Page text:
There are plenty of big names at this year’s NOS Alive. The xx and the Weeknd, Fleet Foxes and Spoon and, uh, Imagine Dragons, who are still huge even if it’d be preferable to never hear about them again. And there are some legacy acts mixed in, too, with the likes of the Cult and Depeche Mode and Peaches filling interesting spots on the lineup compared to a standard American fest. But there was only one artist who really felt like they had all that, a continued vitality and/or relevance coupled with multi-generational appeal. That was Foo Fighters.
There was excitement bubbling up on Thursday ahead of mainstage sets from Phoenix and the xx, but yesterday was something different. The festival felt way more crowded, way more frenetic, and there were countless Foo Fighters shirts. It felt like all roads led to a particular place. And when the band finally took the stage at midnight, all that energy burst for two and a half hours straight, as the band delivered a set loaded with hits and built like a nearly nonstop adrenaline rush for its entire duration.
It’s become easy to take this band for granted. They’re an institution in a less cool way than many of their ’90s contemporaries or immediate forebears; rather than remain a Gen X icon, Dave Grohl seems to have joined the classic rock echelon. There is little that’s hip or modern about the extra-earnest choruses and gigantic guitars of Foos music, even when strains of their earlier scrappiness occasionally creep through into the newer material. A lot of the records they’ve released this century are uneven, and their last one, 2014’s Sonic Highways, is likely their worst, further bogged down by being a “concept record.” Grohl, as endlessly affable as he seems, is also somewhat ubiquitous; even when there isn’t any new Foos music percolating, they’re never out of the picture for very long. Altogether, this stuff seems to make what should be an easily likable group feel, to some people at least, like a U2 type entity, the kind of institution you can’t really tune out if you want to.
All of which is to say: a Foo Fighters festival set is a convincing reminder of why we liked this band in the first place and why they got so monolithically big. In just over two decades, Grohl & co. have amassed an impressive collection of heavy-hitting singles, all possessing the firepower of constant hooks and distorted guitar theatrics. Even the songs that aren’t actually hits felt like they were last night, and that’s ignoring the fact that most of the set was hits and they didn’t even touch all of them. (No “I’ll Stick Around” or live favorite “Stacked Actors,” unfortunately.) I mean, they came out and started things with “All My Life” into “Times Like These” into “Learn To Fly.” That’s insanity. That’s how you could and/or should end a set. But it just kept coming, (comparatively) more recent tracks like “The Pretender” and “Arlandria” feeling just as classic as “My Hero” and “Monkey Wrench.”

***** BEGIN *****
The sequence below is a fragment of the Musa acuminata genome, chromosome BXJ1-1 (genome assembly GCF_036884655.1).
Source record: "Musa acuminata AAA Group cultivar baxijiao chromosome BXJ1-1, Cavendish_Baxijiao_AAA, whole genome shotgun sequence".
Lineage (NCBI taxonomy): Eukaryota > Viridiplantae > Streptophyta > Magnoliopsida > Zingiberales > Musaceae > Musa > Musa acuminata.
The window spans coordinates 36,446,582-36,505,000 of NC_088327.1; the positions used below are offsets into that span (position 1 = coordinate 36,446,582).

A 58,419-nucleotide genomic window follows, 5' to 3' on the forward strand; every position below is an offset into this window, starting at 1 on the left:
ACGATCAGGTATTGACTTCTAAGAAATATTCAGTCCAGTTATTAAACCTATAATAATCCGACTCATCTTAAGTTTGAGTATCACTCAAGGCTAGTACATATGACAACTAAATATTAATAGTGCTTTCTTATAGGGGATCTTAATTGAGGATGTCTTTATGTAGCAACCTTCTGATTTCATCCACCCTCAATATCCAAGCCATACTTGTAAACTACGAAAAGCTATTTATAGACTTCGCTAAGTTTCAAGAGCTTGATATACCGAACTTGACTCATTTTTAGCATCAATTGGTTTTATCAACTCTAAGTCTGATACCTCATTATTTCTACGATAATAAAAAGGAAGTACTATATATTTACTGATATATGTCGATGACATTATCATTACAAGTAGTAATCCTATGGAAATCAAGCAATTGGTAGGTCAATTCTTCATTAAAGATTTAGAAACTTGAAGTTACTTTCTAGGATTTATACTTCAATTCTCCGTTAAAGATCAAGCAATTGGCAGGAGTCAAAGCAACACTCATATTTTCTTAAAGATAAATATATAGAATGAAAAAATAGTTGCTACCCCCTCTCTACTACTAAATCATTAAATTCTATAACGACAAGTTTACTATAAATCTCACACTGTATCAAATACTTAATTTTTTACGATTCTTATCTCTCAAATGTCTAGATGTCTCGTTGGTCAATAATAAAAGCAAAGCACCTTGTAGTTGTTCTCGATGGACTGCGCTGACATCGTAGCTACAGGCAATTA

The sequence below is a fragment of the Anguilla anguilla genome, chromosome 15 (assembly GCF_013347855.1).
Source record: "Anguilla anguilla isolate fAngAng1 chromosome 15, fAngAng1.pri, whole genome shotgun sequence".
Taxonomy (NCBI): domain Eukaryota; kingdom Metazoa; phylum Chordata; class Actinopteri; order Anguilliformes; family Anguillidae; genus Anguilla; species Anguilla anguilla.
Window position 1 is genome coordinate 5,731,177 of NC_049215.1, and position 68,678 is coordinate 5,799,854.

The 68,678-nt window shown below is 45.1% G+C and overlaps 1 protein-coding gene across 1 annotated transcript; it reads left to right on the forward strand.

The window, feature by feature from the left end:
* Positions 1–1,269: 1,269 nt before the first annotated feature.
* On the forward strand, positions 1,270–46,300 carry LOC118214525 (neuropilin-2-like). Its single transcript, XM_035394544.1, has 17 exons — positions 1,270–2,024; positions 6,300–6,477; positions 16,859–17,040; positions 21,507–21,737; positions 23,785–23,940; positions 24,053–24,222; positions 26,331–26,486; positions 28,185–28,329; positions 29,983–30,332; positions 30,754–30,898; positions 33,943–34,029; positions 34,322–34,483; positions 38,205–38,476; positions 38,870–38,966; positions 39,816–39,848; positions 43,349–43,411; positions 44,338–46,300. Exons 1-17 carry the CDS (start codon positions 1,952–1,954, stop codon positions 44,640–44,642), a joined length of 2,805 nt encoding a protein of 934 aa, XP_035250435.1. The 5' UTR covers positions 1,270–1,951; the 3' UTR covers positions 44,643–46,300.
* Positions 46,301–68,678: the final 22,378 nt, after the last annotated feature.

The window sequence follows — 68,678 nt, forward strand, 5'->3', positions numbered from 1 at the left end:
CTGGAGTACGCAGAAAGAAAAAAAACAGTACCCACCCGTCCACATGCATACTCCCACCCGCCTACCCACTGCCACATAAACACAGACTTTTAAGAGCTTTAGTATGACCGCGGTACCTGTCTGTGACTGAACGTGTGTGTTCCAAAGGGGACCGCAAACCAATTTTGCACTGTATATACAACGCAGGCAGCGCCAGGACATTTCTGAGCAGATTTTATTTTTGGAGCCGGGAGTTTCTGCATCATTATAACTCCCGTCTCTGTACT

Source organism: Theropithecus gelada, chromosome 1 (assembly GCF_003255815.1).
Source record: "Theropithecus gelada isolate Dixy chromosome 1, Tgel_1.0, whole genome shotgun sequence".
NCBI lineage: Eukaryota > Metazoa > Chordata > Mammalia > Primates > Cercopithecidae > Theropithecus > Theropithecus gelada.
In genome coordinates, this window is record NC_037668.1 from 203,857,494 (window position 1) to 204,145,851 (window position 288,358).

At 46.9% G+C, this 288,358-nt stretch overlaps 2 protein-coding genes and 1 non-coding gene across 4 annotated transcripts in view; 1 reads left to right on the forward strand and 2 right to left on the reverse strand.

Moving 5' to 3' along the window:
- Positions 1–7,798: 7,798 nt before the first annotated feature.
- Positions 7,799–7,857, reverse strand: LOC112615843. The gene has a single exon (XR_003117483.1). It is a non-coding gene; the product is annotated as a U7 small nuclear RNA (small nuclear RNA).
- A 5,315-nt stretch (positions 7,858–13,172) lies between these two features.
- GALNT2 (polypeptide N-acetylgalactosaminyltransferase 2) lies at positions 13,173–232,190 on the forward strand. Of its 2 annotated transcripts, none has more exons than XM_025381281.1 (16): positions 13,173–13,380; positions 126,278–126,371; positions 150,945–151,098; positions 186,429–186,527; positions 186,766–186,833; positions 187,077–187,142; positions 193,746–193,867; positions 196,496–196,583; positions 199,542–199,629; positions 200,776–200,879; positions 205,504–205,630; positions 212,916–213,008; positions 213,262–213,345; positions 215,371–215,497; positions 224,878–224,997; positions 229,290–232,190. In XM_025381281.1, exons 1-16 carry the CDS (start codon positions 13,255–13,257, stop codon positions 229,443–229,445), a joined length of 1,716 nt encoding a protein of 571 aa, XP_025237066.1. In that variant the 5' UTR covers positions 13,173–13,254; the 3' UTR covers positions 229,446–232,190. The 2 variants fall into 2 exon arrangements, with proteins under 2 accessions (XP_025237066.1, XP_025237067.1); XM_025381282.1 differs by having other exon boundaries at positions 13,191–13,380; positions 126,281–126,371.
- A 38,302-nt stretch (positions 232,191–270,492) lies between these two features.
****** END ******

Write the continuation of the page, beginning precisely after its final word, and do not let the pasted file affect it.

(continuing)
That also very much goes for their new song “Run,” which between its caustic verses and swelling singalong choruses, manages to cram various versions of what Foo Fighters do well into one infectious package that just might signal that Sonic Highways didn’t mark a permanent creative downturn. They ambitiously placed that one towards the end, right before the final run of the really big songs, and it held its own. They also brought out Alison Mosshart — the Kills had played the mainstage directly before the Foos — for another new song, “La Di Da,” like they did in June. Grohl also let it slip that Mosshart sings on a bunch of the new songs. If these songs are any indication, the band has rediscovered some of that fire-breathing, scream-your-head-off rock they’d returned to on Wasting Light, and it’s exhilarating to hear them play stuff like this again after the mostly turgid Sonic Highways.
But even if you don’t care one way or another about new Foo Fighters music in 2017, there was an undeniable power to the whole thing last night. Seeing a legacy act that’s still young enough to sound great play in a different country and realize just how many people these songs reach, and how totally it moves them, is a hell of a thing. By the end, it was easy to wonder where they’d even go after seemingly all the big songs had already appeared — and then you remember they’re going to play “Best Of You” and “Everlong” back to back at the end. There are few songs in the modern rock canon better suited for a huge, triumphant end to a festival night than “Best Of You” and “Everlong” — both built on constant catharsis, both built for the biggest of singalongs. And as “Everlong” hit its climactic finale, the Foo Fighters had made their point: This is one of the best festival bands alive right now.